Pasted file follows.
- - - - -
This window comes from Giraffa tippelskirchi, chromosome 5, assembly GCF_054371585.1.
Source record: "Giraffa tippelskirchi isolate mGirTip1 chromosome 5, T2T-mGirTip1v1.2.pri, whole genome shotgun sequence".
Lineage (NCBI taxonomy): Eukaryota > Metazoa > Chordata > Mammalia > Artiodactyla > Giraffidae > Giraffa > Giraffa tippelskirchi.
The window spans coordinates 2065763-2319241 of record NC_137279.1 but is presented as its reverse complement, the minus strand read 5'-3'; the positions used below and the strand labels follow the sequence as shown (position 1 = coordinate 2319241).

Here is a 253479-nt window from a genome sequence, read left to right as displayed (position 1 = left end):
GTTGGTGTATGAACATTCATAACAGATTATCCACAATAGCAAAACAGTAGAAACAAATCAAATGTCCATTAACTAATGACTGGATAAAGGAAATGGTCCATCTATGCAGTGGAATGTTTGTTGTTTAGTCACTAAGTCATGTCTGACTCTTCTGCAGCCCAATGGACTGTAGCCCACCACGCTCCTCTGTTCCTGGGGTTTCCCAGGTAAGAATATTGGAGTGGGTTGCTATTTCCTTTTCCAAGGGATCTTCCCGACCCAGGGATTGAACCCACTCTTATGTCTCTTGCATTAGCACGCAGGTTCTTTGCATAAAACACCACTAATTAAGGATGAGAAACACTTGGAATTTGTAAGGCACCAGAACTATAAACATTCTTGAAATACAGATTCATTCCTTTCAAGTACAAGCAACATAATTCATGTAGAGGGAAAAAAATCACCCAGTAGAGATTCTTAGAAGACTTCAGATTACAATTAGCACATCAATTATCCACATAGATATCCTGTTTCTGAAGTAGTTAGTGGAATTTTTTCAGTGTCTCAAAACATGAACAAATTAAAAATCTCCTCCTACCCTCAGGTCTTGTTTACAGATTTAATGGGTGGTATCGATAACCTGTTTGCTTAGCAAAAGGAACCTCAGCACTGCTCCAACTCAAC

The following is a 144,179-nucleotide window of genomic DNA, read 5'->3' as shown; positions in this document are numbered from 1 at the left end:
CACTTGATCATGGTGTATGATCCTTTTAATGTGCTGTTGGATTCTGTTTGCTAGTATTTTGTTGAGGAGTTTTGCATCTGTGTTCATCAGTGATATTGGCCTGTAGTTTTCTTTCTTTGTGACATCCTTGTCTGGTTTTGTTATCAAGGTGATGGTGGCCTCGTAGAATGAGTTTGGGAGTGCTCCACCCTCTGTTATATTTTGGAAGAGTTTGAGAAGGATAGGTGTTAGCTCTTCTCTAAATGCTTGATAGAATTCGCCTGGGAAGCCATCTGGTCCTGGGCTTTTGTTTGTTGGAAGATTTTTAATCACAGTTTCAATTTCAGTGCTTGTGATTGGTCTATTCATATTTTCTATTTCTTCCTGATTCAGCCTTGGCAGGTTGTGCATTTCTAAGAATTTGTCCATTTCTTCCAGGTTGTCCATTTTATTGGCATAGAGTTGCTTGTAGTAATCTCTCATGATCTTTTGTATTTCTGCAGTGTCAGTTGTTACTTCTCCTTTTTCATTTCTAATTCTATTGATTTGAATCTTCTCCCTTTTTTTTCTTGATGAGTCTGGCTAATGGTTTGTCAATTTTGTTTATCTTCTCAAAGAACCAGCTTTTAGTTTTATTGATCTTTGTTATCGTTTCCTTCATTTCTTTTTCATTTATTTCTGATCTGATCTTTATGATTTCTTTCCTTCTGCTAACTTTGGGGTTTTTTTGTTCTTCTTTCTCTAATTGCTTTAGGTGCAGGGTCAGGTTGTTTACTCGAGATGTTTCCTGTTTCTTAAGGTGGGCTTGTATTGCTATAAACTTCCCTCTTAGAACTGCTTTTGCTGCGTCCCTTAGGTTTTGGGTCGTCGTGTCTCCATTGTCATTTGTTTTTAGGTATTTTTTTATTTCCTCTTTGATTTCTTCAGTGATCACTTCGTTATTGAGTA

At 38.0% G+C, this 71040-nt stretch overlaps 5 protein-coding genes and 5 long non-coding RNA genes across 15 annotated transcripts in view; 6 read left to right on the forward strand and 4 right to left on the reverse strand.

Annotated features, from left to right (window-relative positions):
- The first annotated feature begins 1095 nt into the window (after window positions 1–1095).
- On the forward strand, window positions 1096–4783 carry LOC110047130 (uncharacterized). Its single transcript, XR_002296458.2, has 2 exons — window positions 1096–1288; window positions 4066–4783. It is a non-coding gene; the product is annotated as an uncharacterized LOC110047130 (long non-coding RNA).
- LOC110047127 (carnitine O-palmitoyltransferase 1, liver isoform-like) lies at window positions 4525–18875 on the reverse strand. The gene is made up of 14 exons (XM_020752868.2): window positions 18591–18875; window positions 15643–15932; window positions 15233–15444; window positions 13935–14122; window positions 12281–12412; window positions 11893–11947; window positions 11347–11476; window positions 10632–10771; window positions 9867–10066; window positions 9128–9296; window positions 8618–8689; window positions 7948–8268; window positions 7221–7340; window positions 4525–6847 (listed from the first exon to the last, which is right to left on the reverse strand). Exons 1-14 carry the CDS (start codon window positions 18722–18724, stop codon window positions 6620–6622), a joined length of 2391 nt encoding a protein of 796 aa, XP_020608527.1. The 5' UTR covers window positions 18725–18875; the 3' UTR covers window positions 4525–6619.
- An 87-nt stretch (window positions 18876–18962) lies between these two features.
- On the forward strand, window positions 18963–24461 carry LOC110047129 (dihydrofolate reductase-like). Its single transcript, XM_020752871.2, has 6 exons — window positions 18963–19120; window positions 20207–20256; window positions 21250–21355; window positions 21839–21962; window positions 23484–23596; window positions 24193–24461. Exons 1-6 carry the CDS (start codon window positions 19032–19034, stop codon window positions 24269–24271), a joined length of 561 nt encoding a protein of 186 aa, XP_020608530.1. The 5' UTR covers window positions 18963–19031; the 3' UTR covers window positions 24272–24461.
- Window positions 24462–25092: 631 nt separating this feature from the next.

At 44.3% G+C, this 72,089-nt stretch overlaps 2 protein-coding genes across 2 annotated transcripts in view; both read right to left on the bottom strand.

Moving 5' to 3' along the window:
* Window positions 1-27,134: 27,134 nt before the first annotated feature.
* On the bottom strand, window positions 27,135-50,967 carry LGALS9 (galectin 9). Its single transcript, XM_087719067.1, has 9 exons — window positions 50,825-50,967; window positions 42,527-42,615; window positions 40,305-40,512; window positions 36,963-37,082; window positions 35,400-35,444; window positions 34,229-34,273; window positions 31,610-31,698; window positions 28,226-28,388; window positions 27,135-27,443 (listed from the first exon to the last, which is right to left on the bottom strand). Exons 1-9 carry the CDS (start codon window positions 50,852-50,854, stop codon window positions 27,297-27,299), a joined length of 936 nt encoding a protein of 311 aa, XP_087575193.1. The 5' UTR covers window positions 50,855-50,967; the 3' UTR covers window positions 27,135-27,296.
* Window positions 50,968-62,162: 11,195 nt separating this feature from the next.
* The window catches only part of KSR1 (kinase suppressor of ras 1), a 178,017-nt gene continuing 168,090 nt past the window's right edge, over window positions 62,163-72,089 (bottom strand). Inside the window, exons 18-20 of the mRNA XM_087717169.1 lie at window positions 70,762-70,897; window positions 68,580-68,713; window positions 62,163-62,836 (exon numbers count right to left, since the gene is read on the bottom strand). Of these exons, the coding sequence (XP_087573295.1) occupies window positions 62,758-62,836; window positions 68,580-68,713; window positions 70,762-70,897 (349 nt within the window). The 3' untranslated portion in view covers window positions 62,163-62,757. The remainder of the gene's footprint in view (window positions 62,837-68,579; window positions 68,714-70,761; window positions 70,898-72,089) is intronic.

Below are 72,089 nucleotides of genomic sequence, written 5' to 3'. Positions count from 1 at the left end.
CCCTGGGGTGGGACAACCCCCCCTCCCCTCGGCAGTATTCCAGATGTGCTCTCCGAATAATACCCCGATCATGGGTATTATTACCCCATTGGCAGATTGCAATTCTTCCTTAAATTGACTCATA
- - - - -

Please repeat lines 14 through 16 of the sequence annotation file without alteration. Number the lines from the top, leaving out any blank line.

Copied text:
- An 87-nt stretch (window positions 18876–18962) lies between these two features.
- On the forward strand, window positions 18963–24461 carry LOC110047129 (dihydrofolate reductase-like). Its single transcript, XM_020752871.2, has 6 exons — window positions 18963–19120; window positions 20207–20256; window positions 21250–21355; window positions 21839–21962; window positions 23484–23596; window positions 24193–24461. Exons 1-6 carry the CDS (start codon window positions 19032–19034, stop codon window positions 24269–24271), a joined length of 561 nt encoding a protein of 186 aa, XP_020608530.1. The 5' UTR covers window positions 18963–19031; the 3' UTR covers window positions 24272–24461.
- Window positions 24462–25092: 631 nt separating this feature from the next.